“It transformed itself from an isolated, impoverished part of the Soviet Union thanks to a former prime minister, Mart Laar, a history teacher who took office not long after Estonia was liberated. He was 32 years old and had read just one book on economics: ‘Free to Choose,’ by Milton Friedman, which he liked especially because he knew Friedman was despised by the Soviets. Laar was politically naïve enough to put the theories into practice. Instead of worrying about winning trade wars, he unilaterally disarmed by abolishing almost all tariffs. He welcomed foreign investors and privatized most government functions (with the help of a privatization czar who had formerly been the manager of the Swedish pop group Abba). He drastically cut taxes on businesses and individuals, instituting a simple flat income tax of 26 percent. These reforms were barely approved by the legislature amid warnings of disaster: huge budget deficits, legions of factory workers and farmers who would lose out to foreign competition. But today the chief concerns are what to do with the budget surplus and how to deal with a labor shortage. Wages have soared thanks to jobs created by foreign companies like Elcoteq of Finland, which bought a failing electronics factory and now employs more than 3,000 people making phones for Nokia and Ericsson. Foreign investors worked with local software engineers to create Skype, the Internet telephone service, and the country has become so Web-savvy that it’s known as E-stonia.”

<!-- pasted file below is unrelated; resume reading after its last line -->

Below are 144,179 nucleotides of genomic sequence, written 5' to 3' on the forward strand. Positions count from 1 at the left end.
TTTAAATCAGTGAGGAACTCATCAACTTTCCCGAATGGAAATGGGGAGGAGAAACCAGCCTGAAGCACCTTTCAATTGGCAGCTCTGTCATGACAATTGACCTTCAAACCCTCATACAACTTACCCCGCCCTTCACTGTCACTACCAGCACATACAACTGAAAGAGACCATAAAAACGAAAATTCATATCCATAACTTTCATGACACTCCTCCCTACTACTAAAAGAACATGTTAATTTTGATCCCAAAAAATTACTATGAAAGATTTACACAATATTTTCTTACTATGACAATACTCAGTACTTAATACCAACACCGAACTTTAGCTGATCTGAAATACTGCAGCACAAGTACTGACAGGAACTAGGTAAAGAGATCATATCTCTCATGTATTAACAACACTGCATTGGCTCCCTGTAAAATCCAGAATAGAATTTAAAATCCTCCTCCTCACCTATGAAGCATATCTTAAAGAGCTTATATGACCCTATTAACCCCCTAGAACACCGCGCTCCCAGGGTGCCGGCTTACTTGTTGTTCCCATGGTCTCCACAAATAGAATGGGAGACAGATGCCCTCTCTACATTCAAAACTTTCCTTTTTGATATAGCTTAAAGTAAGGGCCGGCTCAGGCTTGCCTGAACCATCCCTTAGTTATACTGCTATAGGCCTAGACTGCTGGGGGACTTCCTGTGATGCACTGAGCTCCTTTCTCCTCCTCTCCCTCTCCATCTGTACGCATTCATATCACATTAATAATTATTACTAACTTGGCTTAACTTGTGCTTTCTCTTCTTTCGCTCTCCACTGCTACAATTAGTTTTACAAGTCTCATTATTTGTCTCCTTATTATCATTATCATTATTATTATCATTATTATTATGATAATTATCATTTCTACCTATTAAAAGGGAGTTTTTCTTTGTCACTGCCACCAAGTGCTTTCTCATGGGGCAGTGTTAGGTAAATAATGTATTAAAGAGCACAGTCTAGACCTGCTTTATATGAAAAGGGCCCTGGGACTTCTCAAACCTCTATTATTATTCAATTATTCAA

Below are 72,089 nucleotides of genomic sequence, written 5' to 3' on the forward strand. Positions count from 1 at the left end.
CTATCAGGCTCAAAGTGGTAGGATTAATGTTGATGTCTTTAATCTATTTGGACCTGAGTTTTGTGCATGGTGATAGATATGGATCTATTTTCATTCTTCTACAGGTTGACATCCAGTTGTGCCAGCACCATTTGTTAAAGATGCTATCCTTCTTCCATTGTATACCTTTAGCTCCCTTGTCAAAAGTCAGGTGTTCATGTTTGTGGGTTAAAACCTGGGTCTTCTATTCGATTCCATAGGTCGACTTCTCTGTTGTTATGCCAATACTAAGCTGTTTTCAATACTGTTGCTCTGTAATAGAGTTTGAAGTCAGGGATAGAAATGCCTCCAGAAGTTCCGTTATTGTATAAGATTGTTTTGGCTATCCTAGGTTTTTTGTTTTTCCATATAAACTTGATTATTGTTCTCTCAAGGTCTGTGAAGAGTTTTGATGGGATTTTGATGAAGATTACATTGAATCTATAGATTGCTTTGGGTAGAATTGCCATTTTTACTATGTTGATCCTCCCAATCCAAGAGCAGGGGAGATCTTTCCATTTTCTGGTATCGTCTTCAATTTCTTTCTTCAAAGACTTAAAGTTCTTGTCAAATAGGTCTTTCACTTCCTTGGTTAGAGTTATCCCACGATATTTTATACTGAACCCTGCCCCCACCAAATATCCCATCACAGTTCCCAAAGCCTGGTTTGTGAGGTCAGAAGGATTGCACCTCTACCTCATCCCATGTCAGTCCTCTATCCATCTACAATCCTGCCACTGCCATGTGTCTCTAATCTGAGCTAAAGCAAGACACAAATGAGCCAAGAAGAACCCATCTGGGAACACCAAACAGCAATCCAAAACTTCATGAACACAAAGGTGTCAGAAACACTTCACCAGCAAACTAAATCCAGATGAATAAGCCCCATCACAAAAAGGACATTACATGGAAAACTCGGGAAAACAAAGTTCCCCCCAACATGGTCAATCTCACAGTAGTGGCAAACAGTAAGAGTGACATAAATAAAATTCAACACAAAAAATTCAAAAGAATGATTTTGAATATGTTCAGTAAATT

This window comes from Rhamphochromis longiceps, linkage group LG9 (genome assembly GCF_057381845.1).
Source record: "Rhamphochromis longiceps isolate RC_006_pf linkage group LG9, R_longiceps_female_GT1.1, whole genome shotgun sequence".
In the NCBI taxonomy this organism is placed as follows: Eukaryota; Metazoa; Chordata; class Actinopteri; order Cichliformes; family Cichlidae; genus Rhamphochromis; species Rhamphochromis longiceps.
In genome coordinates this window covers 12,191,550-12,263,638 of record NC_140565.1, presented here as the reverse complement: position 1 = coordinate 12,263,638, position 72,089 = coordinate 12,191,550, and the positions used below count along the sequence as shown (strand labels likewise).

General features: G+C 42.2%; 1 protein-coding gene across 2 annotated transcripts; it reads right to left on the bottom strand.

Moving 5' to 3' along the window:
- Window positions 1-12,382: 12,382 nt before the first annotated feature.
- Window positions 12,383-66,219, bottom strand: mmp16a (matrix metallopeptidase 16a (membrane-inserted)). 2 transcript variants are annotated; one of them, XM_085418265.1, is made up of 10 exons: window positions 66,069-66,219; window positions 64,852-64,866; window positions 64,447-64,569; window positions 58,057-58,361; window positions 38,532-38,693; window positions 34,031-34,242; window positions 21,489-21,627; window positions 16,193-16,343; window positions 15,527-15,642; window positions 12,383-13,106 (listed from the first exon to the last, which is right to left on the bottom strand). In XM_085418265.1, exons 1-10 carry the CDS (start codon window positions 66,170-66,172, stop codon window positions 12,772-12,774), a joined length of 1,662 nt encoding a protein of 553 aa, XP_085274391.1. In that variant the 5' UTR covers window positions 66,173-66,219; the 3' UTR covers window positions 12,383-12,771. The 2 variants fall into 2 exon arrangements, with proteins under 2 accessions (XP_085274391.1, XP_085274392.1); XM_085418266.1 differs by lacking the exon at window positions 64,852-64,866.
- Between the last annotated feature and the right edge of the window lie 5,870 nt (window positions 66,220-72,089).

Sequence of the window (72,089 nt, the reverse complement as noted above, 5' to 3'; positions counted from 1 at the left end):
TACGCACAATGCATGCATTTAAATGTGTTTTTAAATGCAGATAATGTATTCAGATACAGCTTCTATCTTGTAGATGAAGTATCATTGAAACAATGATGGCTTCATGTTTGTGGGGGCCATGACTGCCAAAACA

Estonia’s growth rate has been around 10 percent a year and its flat tax has been reduced to 20 percent. The government supports business by trying to eliminate needless red tape. As a result, Estonia has become an unlikely trading hub and a magnet for foreign direct investment. Other countries in the region have started to take notice. I am currently visiting another emerging economy — Kurdistan or what is called the other Iraq. I hope to write more on my trip shortly. In the meantime, see Tom Barnett’s great post on Kurdistan.